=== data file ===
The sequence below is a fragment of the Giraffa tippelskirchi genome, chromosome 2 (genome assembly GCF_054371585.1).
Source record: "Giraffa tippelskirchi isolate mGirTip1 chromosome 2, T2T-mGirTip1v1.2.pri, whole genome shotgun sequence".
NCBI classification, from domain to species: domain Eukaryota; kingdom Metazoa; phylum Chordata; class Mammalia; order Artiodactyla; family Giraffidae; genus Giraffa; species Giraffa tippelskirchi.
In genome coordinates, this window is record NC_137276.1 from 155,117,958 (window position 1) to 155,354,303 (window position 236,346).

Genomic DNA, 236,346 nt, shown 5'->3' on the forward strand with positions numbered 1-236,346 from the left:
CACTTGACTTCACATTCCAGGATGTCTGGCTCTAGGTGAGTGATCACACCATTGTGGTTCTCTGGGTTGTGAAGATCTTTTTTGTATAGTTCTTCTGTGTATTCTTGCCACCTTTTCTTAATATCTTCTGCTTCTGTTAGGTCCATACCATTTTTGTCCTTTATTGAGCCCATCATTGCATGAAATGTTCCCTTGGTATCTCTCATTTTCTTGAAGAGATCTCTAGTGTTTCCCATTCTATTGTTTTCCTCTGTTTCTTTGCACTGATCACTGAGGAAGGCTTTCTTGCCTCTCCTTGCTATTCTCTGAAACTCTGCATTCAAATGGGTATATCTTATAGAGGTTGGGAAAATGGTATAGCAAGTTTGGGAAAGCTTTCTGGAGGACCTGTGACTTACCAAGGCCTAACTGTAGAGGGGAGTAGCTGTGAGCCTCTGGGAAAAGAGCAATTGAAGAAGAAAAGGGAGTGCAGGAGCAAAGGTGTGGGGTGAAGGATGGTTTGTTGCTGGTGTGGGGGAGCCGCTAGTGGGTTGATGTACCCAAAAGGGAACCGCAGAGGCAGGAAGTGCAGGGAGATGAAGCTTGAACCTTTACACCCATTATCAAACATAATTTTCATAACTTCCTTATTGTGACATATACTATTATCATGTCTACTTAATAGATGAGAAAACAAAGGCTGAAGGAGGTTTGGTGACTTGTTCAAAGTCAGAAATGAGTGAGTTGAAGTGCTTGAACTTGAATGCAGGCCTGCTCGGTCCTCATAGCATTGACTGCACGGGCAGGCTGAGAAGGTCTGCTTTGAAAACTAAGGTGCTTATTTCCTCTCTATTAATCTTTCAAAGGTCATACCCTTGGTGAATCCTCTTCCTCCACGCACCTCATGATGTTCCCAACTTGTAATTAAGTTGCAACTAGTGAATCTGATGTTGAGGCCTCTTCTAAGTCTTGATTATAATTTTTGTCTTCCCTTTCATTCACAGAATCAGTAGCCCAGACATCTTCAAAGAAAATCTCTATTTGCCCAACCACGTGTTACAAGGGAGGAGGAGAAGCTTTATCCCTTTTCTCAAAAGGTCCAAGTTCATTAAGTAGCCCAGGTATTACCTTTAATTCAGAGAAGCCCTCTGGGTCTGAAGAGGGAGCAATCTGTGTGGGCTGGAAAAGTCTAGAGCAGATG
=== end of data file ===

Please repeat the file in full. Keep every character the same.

The sequence below is a fragment of the Giraffa tippelskirchi genome, chromosome 2 (genome assembly GCF_054371585.1).
Source record: "Giraffa tippelskirchi isolate mGirTip1 chromosome 2, T2T-mGirTip1v1.2.pri, whole genome shotgun sequence".
NCBI classification, from domain to species: domain Eukaryota; kingdom Metazoa; phylum Chordata; class Mammalia; order Artiodactyla; family Giraffidae; genus Giraffa; species Giraffa tippelskirchi.
In genome coordinates, this window is record NC_137276.1 from 155,117,958 (window position 1) to 155,354,303 (window position 236,346).

Genomic DNA, 236,346 nt, shown 5'->3' on the forward strand with positions numbered 1-236,346 from the left:
CACTTGACTTCACATTCCAGGATGTCTGGCTCTAGGTGAGTGATCACACCATTGTGGTTCTCTGGGTTGTGAAGATCTTTTTTGTATAGTTCTTCTGTGTATTCTTGCCACCTTTTCTTAATATCTTCTGCTTCTGTTAGGTCCATACCATTTTTGTCCTTTATTGAGCCCATCATTGCATGAAATGTTCCCTTGGTATCTCTCATTTTCTTGAAGAGATCTCTAGTGTTTCCCATTCTATTGTTTTCCTCTGTTTCTTTGCACTGATCACTGAGGAAGGCTTTCTTGCCTCTCCTTGCTATTCTCTGAAACTCTGCATTCAAATGGGTATATCTTATAGAGGTTGGGAAAATGGTATAGCAAGTTTGGGAAAGCTTTCTGGAGGACCTGTGACTTACCAAGGCCTAACTGTAGAGGGGAGTAGCTGTGAGCCTCTGGGAAAAGAGCAATTGAAGAAGAAAAGGGAGTGCAGGAGCAAAGGTGTGGGGTGAAGGATGGTTTGTTGCTGGTGTGGGGGAGCCGCTAGTGGGTTGATGTACCCAAAAGGGAACCGCAGAGGCAGGAAGTGCAGGGAGATGAAGCTTGAACCTTTACACCCATTATCAAACATAATTTTCATAACTTCCTTATTGTGACATATACTATTATCATGTCTACTTAATAGATGAGAAAACAAAGGCTGAAGGAGGTTTGGTGACTTGTTCAAAGTCAGAAATGAGTGAGTTGAAGTGCTTGAACTTGAATGCAGGCCTGCTCGGTCCTCATAGCATTGACTGCACGGGCAGGCTGAGAAGGTCTGCTTTGAAAACTAAGGTGCTTATTTCCTCTCTATTAATCTTTCAAAGGTCATACCCTTGGTGAATCCTCTTCCTCCACGCACCTCATGATGTTCCCAACTTGTAATTAAGTTGCAACTAGTGAATCTGATGTTGAGGCCTCTTCTAAGTCTTGATTATAATTTTTGTCTTCCCTTTCATTCACAGAATCAGTAGCCCAGACATCTTCAAAGAAAATCTCTATTTGCCCAACCACGTGTTACAAGGGAGGAGGAGAAGCTTTATCCCTTTTCTCAAAAGGTCCAAGTTCATTAAGTAGCCCAGGTATTACCTTTAATTCAGAGAAGCCCTCTGGGTCTGAAGAGGGAGCAATCTGTGTGGGCTGGAAAAGTCTAGAGCAGATG